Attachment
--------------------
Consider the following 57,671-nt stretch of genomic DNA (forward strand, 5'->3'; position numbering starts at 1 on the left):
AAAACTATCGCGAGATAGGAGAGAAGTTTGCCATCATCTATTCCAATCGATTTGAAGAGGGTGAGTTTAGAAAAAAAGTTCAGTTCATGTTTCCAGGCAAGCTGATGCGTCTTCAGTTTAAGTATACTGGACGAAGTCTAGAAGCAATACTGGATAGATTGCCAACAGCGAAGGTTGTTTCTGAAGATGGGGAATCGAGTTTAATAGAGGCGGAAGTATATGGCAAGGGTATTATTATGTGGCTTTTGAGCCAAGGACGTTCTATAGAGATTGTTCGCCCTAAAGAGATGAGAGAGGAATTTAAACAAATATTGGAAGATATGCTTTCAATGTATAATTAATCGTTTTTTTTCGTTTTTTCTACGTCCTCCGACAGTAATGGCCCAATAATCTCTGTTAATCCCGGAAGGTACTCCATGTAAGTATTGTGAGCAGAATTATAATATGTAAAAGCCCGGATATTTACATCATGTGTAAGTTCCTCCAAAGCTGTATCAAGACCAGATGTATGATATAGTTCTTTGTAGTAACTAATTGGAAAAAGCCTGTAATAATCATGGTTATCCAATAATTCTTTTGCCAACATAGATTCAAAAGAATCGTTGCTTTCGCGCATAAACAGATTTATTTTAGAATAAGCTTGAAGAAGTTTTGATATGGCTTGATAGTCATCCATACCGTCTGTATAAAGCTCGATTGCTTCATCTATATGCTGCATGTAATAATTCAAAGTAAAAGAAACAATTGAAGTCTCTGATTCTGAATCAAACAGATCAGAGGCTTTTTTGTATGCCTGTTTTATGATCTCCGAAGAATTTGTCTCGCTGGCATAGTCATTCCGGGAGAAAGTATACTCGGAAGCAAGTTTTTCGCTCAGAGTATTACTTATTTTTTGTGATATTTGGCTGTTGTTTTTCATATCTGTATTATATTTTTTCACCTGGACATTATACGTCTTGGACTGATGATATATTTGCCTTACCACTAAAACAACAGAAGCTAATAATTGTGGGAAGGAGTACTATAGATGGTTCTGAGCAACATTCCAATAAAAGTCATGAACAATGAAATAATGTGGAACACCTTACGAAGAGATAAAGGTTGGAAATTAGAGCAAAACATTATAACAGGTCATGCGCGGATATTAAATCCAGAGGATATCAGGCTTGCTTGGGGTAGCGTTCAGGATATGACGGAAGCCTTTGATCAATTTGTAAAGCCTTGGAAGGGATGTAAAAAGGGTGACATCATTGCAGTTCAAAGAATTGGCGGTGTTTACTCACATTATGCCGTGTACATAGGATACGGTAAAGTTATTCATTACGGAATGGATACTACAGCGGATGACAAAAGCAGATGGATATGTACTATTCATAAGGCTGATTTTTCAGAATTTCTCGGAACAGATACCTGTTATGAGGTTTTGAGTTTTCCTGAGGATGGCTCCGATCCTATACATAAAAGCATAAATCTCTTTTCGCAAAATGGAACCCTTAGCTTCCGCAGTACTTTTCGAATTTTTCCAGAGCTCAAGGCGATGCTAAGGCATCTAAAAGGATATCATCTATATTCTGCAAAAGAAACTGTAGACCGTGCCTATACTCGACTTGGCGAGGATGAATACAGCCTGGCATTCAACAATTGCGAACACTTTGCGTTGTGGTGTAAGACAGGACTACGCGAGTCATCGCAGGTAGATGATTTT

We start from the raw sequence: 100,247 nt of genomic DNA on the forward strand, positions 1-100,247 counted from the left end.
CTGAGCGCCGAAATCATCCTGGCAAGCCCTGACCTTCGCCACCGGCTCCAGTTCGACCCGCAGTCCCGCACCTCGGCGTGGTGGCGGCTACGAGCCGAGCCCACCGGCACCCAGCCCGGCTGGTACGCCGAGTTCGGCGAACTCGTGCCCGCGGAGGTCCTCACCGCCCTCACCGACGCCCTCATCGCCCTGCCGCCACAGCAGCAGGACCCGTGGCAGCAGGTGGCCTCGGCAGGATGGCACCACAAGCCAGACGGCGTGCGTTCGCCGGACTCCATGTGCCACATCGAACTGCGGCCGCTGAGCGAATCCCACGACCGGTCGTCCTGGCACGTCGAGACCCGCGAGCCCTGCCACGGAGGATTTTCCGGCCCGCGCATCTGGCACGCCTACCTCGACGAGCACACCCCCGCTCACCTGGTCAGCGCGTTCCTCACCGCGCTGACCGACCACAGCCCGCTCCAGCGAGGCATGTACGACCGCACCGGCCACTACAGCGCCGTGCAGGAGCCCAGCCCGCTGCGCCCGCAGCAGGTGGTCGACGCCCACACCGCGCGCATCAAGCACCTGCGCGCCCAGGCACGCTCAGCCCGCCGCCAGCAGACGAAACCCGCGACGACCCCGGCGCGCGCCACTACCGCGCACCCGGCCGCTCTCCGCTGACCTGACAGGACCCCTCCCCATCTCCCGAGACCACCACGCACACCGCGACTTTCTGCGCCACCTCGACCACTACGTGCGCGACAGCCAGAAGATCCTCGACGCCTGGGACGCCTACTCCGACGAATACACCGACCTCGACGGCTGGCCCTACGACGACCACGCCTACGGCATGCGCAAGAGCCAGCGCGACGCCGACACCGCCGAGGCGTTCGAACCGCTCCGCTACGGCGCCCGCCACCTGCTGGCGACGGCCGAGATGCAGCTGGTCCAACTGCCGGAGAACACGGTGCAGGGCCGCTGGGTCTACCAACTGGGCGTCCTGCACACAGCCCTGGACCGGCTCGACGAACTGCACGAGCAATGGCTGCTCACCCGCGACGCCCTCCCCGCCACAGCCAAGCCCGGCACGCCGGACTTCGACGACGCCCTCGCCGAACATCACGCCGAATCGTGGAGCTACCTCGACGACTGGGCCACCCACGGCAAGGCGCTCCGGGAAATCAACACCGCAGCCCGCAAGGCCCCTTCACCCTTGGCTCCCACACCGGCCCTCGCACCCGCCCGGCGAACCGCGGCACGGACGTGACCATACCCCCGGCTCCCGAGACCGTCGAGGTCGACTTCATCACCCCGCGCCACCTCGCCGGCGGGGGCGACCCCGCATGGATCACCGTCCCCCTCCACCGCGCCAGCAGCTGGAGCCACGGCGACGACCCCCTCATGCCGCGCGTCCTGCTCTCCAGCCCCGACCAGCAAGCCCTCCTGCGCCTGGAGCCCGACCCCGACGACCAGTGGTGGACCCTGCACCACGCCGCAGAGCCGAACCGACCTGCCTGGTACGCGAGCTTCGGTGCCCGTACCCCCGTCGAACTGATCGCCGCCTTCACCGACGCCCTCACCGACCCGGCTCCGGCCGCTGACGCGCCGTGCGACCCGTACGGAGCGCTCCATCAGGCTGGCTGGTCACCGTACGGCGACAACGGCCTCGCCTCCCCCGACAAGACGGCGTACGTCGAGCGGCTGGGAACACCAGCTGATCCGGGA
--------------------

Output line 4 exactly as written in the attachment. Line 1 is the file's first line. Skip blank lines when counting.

CTGAGCGCCGAAATCATCCTGGCAAGCCCTGACCTTCGCCACCGGCTCCAGTTCGACCCGCAGTCCCGCACCTCGGCGTGGTGGCGGCTACGAGCCGAGCCCACCGGCACCCAGCCCGGCTGGTACGCCGAGTTCGGCGAACTCGTGCCCGCGGAGGTCCTCACCGCCCTCACCGACGCCCTCATCGCCCTGCCGCCACAGCAGCAGGACCCGTGGCAGCAGGTGGCCTCGGCAGGATGGCACCACAAGCCAGACGGCGTGCGTTCGCCGGACTCCATGTGCCACATCGAACTGCGGCCGCTGAGCGAATCCCACGACCGGTCGTCCTGGCACGTCGAGACCCGCGAGCCCTGCCACGGAGGATTTTCCGGCCCGCGCATCTGGCACGCCTACCTCGACGAGCACACCCCCGCTCACCTGGTCAGCGCGTTCCTCACCGCGCTGACCGACCACAGCCCGCTCCAGCGAGGCATGTACGACCGCACCGGCCACTACAGCGCCGTGCAGGAGCCCAGCCCGCTGCGCCCGCAGCAGGTGGTCGACGCCCACACCGCGCGCATCAAGCACCTGCGCGCCCAGGCACGCTCAGCCCGCCGCCAGCAGACGAAACCCGCGACGACCCCGGCGCGCGCCACTACCGCGCACCCGGCCGCTCTCCGCTGACCTGACAGGACCCCTCCCCATCTCCCGAGACCACCACGCACACCGCGACTTTCTGCGCCACCTCGACCACTACGTGCGCGACAGCCAGAAGATCCTCGACGCCTGGGACGCCTACTCCGACGAATACACCGACCTCGACGGCTGGCCCTACGACGACCACGCCTACGGCATGCGCAAGAGCCAGCGCGACGCCGACACCGCCGAGGCGTTCGAACCGCTCCGCTACGGCGCCCGCCACCTGCTGGCGACGGCCGAGATGCAGCTGGTCCAACTGCCGGAGAACACGGTGCAGGGCCGCTGGGTCTACCAACTGGGCGTCCTGCACACAGCCCTGGACCGGCTCGACGAACTGCACGAGCAATGGCTGCTCACCCGCGACGCCCTCCCCGCCACAGCCAAGCCCGGCACGCCGGACTTCGACGACGCCCTCGCCGAACATCACGCCGAATCGTGGAGCTACCTCGACGACTGGGCCACCCACGGCAAGGCGCTCCGGGAAATCAACACCGCAGCCCGCAAGGCCCCTTCACCCTTGGCTCCCACACCGGCCCTCGCACCCGCCCGGCGAACCGCGGCACGGACGTGACCATACCCCCGGCTCCCGAGACCGTCGAGGTCGACTTCATCACCCCGCGCCACCTCGCCGGCGGGGGCGACCCCGCATGGATCACCGTCCCCCTCCACCGCGCCAGCAGCTGGAGCCACGGCGACGACCCCCTCATGCCGCGCGTCCTGCTCTCCAGCCCCGACCAGCAAGCCCTCCTGCGCCTGGAGCCCGACCCCGACGACCAGTGGTGGACCCTGCACCACGCCGCAGAGCCGAACCGACCTGCCTGGTACGCGAGCTTCGGTGCCCGTACCCCCGTCGAACTGATCGCCGCCTTCACCGACGCCCTCACCGACCCGGCTCCGGCCGCTGACGCGCCGTGCGACCCGTACGGAGCGCTCCATCAGGCTGGCTGGTCACCGTACGGCGACAACGGCCTCGCCTCCCCCGACAAGACGGCGTACGTCGAGCGGCTGGGAACACCAGCTGATCCGGGA